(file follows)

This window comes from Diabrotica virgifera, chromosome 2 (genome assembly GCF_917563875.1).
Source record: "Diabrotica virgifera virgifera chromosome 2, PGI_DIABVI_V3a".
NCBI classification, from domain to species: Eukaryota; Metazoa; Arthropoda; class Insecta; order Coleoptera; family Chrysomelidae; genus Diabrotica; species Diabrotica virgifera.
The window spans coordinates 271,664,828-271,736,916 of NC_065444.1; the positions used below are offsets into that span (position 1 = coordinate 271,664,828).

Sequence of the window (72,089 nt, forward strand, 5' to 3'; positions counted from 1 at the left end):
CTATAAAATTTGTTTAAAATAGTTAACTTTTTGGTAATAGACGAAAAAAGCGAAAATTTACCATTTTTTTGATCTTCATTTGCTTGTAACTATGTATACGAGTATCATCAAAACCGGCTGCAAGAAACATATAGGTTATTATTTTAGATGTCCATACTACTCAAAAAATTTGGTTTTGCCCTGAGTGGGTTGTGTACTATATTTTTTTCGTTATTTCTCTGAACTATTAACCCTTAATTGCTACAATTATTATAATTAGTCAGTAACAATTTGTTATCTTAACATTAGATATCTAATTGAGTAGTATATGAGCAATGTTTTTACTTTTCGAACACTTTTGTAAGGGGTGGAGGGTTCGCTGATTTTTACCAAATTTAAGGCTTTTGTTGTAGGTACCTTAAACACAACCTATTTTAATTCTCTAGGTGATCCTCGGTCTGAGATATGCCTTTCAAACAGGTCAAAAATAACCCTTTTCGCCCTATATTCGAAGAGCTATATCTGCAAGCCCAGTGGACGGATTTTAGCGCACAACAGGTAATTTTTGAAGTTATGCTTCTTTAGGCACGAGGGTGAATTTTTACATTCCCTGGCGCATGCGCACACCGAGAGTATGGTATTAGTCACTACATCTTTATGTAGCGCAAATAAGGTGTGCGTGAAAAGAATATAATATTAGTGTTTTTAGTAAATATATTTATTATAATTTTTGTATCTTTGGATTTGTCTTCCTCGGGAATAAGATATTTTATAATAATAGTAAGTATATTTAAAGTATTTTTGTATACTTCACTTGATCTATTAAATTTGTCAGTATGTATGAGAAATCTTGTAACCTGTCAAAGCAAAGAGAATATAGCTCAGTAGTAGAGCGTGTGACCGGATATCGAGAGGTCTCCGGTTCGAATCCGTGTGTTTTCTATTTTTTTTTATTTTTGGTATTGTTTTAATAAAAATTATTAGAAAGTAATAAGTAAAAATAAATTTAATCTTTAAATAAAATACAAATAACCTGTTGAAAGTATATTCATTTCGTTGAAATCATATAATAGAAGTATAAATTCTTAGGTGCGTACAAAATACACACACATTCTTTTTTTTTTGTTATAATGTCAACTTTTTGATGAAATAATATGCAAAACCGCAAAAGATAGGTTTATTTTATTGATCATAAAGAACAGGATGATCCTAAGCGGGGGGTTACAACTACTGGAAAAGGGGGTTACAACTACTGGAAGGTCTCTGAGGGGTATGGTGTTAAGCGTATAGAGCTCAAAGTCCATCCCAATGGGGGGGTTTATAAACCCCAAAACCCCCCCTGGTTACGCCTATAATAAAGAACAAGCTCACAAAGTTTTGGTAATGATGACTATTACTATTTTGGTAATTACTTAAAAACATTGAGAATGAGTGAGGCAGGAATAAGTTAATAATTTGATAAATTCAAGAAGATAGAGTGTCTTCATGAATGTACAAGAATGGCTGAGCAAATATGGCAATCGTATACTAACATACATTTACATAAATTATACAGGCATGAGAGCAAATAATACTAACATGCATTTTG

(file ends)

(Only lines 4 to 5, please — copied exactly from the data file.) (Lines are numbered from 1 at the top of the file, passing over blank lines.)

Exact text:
The window spans coordinates 271,664,828-271,736,916 of NC_065444.1; the positions used below are offsets into that span (position 1 = coordinate 271,664,828).

Sequence of the window (72,089 nt, forward strand, 5' to 3'; positions counted from 1 at the left end):